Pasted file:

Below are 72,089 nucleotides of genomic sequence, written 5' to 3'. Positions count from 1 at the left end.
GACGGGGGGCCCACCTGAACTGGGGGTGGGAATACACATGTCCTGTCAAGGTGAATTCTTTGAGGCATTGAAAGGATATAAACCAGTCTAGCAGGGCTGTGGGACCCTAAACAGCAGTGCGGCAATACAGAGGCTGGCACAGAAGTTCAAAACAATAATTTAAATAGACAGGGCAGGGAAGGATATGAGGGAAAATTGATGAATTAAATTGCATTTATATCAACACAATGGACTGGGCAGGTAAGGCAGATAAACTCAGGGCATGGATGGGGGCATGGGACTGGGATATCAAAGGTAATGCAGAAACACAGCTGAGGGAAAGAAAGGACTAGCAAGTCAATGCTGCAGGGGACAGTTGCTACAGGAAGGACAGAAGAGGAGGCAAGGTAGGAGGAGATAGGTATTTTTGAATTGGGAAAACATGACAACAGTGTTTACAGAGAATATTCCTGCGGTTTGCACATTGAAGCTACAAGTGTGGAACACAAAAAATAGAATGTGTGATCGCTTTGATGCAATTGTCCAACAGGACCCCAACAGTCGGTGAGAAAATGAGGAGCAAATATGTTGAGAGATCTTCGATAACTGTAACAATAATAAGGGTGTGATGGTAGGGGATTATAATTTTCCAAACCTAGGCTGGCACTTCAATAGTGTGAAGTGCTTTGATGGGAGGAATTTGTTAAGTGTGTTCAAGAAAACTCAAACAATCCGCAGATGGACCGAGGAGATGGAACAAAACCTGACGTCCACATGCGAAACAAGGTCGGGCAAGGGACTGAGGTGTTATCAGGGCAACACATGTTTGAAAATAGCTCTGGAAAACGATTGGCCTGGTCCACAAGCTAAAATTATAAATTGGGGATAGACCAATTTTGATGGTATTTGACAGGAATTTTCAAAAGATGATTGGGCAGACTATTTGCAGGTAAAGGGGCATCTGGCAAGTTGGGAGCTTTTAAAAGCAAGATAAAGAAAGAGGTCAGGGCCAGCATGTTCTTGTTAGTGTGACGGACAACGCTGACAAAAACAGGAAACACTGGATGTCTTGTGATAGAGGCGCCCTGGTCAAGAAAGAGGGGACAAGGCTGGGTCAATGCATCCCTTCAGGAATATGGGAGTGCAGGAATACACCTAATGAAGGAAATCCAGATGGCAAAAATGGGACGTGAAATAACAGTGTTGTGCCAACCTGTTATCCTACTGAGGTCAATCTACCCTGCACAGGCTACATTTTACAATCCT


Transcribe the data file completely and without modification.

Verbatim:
Below are 72,089 nucleotides of genomic sequence, written 5' to 3'. Positions count from 1 at the left end.
GACGGGGGGCCCACCTGAACTGGGGGTGGGAATACACATGTCCTGTCAAGGTGAATTCTTTGAGGCATTGAAAGGATATAAACCAGTCTAGCAGGGCTGTGGGACCCTAAACAGCAGTGCGGCAATACAGAGGCTGGCACAGAAGTTCAAAACAATAATTTAAATAGACAGGGCAGGGAAGGATATGAGGGAAAATTGATGAATTAAATTGCATTTATATCAACACAATGGACTGGGCAGGTAAGGCAGATAAACTCAGGGCATGGATGGGGGCATGGGACTGGGATATCAAAGGTAATGCAGAAACACAGCTGAGGGAAAGAAAGGACTAGCAAGTCAATGCTGCAGGGGACAGTTGCTACAGGAAGGACAGAAGAGGAGGCAAGGTAGGAGGAGATAGGTATTTTTGAATTGGGAAAACATGACAACAGTGTTTACAGAGAATATTCCTGCGGTTTGCACATTGAAGCTACAAGTGTGGAACACAAAAAATAGAATGTGTGATCGCTTTGATGCAATTGTCCAACAGGACCCCAACAGTCGGTGAGAAAATGAGGAGCAAATATGTTGAGAGATCTTCGATAACTGTAACAATAATAAGGGTGTGATGGTAGGGGATTATAATTTTCCAAACCTAGGCTGGCACTTCAATAGTGTGAAGTGCTTTGATGGGAGGAATTTGTTAAGTGTGTTCAAGAAAACTCAAACAATCCGCAGATGGACCGAGGAGATGGAACAAAACCTGACGTCCACATGCGAAACAAGGTCGGGCAAGGGACTGAGGTGTTATCAGGGCAACACATGTTTGAAAATAGCTCTGGAAAACGATTGGCCTGGTCCACAAGCTAAAATTATAAATTGGGGATAGACCAATTTTGATGGTATTTGACAGGAATTTTCAAAAGATGATTGGGCAGACTATTTGCAGGTAAAGGGGCATCTGGCAAGTTGGGAGCTTTTAAAAGCAAGATAAAGAAAGAGGTCAGGGCCAGCATGTTCTTGTTAGTGTGACGGACAACGCTGACAAAAACAGGAAACACTGGATGTCTTGTGATAGAGGCGCCCTGGTCAAGAAAGAGGGGACAAGGCTGGGTCAATGCATCCCTTCAGGAATATGGGAGTGCAGGAATACACCTAATGAAGGAAATCCAGATGGCAAAAATGGGACGTGAAATAACAGTGTTGTGCCAACCTGTTATCCTACTGAGGTCAATCTACCCTGCACAGGCTACATTTTACAATCCT